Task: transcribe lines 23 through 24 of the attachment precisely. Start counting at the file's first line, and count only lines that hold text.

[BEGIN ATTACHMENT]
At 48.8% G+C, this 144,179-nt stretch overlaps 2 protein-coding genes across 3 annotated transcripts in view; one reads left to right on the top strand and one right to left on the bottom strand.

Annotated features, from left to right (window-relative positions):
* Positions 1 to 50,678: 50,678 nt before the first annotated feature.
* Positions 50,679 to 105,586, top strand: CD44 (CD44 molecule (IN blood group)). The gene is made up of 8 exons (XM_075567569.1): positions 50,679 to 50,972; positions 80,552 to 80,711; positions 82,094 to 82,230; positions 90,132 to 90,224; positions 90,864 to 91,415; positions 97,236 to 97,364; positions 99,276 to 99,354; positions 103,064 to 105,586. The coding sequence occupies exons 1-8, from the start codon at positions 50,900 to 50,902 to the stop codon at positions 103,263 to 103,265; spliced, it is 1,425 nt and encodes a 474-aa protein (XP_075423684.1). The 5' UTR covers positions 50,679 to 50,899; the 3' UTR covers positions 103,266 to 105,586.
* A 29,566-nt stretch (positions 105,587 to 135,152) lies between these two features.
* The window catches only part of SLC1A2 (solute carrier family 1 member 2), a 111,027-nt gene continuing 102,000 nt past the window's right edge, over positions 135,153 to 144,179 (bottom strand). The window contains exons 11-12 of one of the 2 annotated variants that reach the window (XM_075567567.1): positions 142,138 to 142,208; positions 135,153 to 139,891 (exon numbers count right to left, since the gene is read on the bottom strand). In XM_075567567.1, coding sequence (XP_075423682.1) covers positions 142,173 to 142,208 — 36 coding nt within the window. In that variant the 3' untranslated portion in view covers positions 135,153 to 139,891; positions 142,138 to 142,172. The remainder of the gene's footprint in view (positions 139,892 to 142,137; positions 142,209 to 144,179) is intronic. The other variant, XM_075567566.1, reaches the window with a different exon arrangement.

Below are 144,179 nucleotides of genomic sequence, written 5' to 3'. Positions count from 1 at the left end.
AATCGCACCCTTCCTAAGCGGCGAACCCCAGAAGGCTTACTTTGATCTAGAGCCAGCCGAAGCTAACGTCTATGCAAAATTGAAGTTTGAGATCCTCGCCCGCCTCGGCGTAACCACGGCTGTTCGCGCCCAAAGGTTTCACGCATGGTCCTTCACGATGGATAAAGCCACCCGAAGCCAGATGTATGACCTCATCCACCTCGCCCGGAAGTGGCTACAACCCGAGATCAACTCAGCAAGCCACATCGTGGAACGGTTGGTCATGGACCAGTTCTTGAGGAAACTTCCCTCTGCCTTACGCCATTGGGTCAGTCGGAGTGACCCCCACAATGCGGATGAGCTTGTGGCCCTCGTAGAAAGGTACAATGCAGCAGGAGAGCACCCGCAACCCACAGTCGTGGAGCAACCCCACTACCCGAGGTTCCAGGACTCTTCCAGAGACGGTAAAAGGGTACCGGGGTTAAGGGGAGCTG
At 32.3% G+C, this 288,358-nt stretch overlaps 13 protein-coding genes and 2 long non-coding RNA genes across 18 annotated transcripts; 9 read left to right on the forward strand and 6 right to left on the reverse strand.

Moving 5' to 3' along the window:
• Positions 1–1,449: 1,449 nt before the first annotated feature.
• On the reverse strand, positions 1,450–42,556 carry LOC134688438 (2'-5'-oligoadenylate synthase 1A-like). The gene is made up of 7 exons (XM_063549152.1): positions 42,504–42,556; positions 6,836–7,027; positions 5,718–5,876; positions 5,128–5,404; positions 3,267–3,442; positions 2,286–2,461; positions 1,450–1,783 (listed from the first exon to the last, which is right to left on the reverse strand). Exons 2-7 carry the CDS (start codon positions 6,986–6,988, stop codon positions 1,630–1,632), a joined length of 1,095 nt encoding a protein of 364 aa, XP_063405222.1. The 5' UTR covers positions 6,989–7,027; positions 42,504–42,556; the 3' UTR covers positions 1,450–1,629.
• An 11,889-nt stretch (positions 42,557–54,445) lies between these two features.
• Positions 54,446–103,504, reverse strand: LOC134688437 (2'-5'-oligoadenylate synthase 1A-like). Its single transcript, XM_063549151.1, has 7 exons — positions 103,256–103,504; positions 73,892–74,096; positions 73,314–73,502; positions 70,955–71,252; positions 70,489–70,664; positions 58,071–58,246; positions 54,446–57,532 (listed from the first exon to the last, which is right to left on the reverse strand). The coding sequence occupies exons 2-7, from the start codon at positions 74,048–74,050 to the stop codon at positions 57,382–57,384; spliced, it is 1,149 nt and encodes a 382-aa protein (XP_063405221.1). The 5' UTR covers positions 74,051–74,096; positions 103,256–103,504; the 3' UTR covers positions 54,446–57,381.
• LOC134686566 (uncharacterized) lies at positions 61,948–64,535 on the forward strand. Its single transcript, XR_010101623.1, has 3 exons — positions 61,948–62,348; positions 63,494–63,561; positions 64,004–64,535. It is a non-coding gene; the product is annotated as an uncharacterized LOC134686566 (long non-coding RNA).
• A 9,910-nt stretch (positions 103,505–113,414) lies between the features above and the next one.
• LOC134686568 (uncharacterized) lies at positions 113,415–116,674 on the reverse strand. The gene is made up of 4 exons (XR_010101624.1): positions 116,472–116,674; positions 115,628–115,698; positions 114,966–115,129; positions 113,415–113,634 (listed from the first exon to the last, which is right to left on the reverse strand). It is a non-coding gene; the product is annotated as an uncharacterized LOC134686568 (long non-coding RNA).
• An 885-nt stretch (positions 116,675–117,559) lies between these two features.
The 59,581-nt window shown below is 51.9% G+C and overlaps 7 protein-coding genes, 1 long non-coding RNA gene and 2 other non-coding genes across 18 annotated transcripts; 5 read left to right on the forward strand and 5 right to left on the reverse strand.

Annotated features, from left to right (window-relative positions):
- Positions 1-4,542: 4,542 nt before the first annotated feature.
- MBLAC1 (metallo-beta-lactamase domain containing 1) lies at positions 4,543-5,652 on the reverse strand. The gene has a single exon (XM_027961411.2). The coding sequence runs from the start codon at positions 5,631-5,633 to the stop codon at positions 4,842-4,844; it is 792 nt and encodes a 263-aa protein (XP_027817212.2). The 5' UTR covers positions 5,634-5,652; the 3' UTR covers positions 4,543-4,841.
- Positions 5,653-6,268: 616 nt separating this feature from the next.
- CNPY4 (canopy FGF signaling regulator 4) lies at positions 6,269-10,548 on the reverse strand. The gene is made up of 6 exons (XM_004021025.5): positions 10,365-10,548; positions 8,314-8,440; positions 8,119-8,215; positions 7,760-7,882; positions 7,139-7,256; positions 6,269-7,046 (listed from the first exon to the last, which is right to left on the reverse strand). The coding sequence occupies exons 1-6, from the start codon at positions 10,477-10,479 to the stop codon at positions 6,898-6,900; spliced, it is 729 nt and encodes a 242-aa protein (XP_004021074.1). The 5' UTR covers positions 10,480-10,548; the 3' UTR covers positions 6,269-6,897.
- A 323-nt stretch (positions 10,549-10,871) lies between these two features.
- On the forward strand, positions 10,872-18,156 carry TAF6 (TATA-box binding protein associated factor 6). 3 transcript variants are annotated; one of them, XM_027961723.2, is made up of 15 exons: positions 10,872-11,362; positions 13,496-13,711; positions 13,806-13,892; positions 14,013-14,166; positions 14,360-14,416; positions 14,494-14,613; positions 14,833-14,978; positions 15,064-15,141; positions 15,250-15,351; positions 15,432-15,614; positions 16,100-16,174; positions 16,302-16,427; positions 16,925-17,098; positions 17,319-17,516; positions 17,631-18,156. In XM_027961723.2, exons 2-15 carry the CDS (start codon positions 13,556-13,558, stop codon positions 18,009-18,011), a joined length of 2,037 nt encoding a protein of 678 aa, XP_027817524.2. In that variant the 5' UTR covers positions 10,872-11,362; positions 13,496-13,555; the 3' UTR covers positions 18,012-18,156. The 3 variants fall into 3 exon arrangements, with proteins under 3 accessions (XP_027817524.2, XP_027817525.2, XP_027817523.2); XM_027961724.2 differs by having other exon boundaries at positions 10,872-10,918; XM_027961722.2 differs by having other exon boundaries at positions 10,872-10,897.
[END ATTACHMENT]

- Positions 5,653-6,268: 616 nt separating this feature from the next.
- CNPY4 (canopy FGF signaling regulator 4) lies at positions 6,269-10,548 on the reverse strand. The gene is made up of 6 exons (XM_004021025.5): positions 10,365-10,548; positions 8,314-8,440; positions 8,119-8,215; positions 7,760-7,882; positions 7,139-7,256; positions 6,269-7,046 (listed from the first exon to the last, which is right to left on the reverse strand). The coding sequence occupies exons 1-6, from the start codon at positions 10,477-10,479 to the stop codon at positions 6,898-6,900; spliced, it is 729 nt and encodes a 242-aa protein (XP_004021074.1). The 5' UTR covers positions 10,480-10,548; the 3' UTR covers positions 6,269-6,897.